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The History of Finland

I chose Finland because it is the most eco-friendly country in the world.

This is the outcome based on the EPI: The Environmental Performance Index. It’s a useful tool to measure the green credentials of various countries around the world.

The EPI assesses a country’s eco-performance across nine categories: agriculture, air quality, biodiversity and habitat, climate and energy, forests, fisheries, health impacts, water resources, and water and sanitation.

Now the question I ask myself is how this came to be? What is the reason that they excel in this field? Why do they manage to prioritize this green quest, where other countries fail to do so? And more importantly, can we learn something from them?

It all boils down to this: all these green efforts are supported by a society that is fully committed to protect the environment. All the different sectors are helping each other in pursuit of a greener tomorrow. In order to understand we have to go back in time and dive deep in their national heritage and culture.

From an early age, Finns learn that the forest is a special, almost meditative place. Going into the forest to forage, hike or just breathe is a national pastime across all age groups. Because Finns tend to have such a close relationship with nature, it seems obvious to them that it is something worth protecting. They strive to protect the environment not just because of laws or social obligations, but because they genuinely feel it’s worthwhile.

When it comes to big things that affect every thing on this planet, such as environmental degradation, it is easy to fall prey to thinking that individual action doesn’t matter. But that is simply not true: Protecting the environment needs to start from the grassroots level, from the citizens wanting to make things better for their own sake.

Finland is a small country on a global scale, but they provide the world with an important lesson. In order to achieve a greener tomorrow, we need to find a connection with nature. That way, committing to a more sustainable lifestyle. Even if that means it makes life less convenient at first.

It will not be a sacrifice but an act of love.

Text written in July 2019.

Short bio of the volunteer:

My name is Delphine and at the beginning of March I swept the land of the best fries and chocolate in the world for Madeira. So this better be worth it!

Besides my culinary interests I’m always hungry for new experiences.  Currently I’m taking part in the Madeiran Heritage program as a history teller. I like to sink my teeth into good books, have a healthy appetite for outdoor activities (running, hiking, water sports) and am always in for a good laugh and dance. I graduated in Visual Arts as a copywriter and art director, but I keep an open eye towards everything interesting moving this world.

For those who are still wondering about the first sentence: The land I’m talking about is Belgium, obviously :D.


Erasmus+ is a programme of the European Commission embracing the fields of education, training, youth and sports during the period 2014-2020. One of the major aspects is the cooperation between the different fields where the programme acts, hence contributing for a diverse and rich Europe.

Amongst the several goals of the programme, the following are prioritised: the objectives of the Europe 2020 Strategy, including the headline education target; the aims of the strategic framework for European cooperation in education and training (ET 2020), including the corresponding benchmarks; the sustainable development of Partner Countries in the field of higher education; the overall goals of the renewed framework for European cooperation in the youth field (2010-2018); the objective of developing the European dimension in sport, in particular grassroots sport, in line with the EU work plan for sport and the promotion of European values in accordance with Article 2 of the Treaty on the European Union.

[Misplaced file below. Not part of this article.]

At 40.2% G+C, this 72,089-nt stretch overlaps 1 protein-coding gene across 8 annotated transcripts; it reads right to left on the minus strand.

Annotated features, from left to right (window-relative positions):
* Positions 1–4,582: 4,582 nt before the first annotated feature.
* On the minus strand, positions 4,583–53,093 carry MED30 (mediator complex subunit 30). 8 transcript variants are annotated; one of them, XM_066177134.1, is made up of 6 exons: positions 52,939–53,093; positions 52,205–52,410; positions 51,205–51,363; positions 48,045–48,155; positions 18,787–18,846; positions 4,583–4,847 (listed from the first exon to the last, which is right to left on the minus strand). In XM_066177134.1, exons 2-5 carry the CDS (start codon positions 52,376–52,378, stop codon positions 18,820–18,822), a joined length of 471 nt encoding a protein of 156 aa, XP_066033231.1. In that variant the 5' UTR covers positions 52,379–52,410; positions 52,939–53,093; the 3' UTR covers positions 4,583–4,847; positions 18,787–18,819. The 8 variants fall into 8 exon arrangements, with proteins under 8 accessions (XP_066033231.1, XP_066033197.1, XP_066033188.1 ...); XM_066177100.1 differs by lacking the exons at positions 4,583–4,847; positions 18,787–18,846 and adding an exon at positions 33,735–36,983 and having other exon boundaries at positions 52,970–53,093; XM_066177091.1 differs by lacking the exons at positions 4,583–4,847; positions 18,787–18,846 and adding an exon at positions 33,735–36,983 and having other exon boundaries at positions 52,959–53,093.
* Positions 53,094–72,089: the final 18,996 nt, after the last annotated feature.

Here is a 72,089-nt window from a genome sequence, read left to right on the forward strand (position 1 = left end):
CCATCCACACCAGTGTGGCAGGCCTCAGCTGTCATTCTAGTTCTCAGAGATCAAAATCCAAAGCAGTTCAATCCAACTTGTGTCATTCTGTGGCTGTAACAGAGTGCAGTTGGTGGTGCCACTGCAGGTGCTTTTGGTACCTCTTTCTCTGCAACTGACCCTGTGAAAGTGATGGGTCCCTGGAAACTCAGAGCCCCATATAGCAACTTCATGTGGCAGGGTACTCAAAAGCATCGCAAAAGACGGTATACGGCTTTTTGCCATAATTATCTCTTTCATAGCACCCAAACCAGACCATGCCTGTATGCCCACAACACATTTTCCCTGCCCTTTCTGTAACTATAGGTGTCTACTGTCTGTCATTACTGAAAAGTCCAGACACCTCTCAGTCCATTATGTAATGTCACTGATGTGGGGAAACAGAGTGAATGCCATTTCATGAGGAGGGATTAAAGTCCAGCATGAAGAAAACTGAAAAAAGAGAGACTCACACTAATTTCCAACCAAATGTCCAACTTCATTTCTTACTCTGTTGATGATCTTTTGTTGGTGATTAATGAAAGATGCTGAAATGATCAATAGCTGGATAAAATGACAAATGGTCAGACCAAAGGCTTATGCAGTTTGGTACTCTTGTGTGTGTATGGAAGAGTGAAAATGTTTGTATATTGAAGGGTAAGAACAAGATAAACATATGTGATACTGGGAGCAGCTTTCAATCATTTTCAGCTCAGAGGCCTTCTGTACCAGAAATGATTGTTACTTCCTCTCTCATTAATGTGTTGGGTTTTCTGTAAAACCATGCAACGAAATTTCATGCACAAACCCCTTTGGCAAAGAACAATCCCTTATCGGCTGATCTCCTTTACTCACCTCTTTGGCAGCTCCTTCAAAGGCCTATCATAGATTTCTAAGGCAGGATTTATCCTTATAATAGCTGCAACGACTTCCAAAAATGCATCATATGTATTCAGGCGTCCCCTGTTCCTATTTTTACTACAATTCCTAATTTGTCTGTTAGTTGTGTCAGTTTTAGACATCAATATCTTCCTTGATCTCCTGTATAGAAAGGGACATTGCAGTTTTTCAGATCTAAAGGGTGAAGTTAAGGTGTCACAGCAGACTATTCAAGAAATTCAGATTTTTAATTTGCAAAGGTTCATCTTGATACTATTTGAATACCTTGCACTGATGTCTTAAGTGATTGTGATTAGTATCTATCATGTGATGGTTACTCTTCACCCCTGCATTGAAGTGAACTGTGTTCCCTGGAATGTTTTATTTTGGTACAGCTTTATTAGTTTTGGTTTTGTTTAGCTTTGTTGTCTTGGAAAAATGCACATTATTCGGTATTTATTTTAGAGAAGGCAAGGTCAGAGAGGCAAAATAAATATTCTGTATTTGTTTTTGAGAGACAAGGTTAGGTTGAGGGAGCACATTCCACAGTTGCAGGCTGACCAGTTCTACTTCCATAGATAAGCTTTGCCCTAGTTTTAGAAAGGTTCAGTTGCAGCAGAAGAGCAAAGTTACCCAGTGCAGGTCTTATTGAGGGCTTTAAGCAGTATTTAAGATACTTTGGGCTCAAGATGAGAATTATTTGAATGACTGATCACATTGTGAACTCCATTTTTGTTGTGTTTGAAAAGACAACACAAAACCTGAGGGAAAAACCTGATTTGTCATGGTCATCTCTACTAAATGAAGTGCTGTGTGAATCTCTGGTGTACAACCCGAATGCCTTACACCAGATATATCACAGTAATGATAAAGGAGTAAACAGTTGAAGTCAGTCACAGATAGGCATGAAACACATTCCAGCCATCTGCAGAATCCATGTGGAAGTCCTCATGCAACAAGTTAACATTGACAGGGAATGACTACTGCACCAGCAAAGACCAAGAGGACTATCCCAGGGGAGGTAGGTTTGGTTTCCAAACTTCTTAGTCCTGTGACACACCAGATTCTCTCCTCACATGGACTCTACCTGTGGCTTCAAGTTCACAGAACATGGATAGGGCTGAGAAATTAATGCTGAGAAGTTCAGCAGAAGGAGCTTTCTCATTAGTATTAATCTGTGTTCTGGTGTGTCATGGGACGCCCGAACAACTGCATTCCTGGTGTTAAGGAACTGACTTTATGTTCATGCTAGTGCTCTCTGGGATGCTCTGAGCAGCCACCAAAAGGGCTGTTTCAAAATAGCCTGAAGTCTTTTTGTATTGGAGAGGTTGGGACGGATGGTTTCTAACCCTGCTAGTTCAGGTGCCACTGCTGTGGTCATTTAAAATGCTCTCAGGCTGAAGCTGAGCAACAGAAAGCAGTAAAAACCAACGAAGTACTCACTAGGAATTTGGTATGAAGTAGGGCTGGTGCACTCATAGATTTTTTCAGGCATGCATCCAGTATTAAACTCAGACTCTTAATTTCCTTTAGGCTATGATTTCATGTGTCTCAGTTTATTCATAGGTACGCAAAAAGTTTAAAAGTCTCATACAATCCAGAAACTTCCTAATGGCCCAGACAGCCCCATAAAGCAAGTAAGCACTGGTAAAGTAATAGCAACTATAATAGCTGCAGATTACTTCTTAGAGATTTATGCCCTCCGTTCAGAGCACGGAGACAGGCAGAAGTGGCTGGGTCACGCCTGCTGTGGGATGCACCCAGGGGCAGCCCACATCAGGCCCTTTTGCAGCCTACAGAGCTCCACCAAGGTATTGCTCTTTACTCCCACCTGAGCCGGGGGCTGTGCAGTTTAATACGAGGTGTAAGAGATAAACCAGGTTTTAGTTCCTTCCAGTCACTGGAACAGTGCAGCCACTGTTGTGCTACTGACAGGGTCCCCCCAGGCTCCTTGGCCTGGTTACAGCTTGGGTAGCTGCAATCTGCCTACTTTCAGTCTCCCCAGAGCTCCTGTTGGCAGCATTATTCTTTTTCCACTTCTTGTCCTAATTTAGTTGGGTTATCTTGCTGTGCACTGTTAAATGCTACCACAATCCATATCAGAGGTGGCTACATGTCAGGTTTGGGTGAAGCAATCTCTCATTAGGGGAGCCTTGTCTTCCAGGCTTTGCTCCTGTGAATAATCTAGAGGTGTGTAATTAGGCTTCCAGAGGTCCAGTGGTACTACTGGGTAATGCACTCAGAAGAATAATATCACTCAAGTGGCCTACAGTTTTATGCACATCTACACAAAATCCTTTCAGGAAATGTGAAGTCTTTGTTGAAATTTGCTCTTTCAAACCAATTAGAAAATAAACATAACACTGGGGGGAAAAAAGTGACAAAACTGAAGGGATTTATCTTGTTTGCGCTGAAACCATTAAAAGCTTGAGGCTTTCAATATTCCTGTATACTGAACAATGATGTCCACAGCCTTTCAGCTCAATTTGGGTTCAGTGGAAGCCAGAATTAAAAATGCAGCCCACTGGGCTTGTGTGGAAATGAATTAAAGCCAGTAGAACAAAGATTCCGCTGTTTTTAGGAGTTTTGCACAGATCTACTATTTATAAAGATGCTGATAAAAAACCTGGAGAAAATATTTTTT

In order to achieve these goals, the Erasmus+ has several action policies. The Key Action 1 (KA1) is directed towards the mobility of people; Key Action 2 (KA2) for the cooperation for innovation and the interchange of good experiences; and Key Action 3 (KA3) which is for the support of reformation policies.

European Voluntary Service

Since 1991 the University of Madeira Students’ Union has developed a wide incentive policy for voluntary work. In 2013 the Students’ Union started the process to receive, send and coordinate Erasmus+ projects of the European Voluntary Service, in order to have a larger influence in the volunteering field. The Union received its first volunteer withing the ambit of a KA1 project in 2014. Many efforts have been done to allow young people from Madeira to take part in several initiatives in Europe, as well as propose several projects allowing young people from several countries to work in the projects of the Students’ Union of the University of Madeira. The main goal of the voluntary work is the contribution of the volunteers to the communities and places they will be staying, being their work not rewarded with payment.

We believe that the European Voluntary Service is a mechanism full of experiences, allowing the approved candidates to have the privilege of taking part in these projects and benefit the places and communities where these volunteers will be staying.

Since 2013, the University of Madeira Students’ Union has received volunteers that have collaborated in several activities and initiatives. Besides being able to enjoy a wonderful experience which will contribute to their personal and professional growth, they are able to contribute in a unique way to the community in which they are inserted and to join dozens of volunteers from the University of Madeira.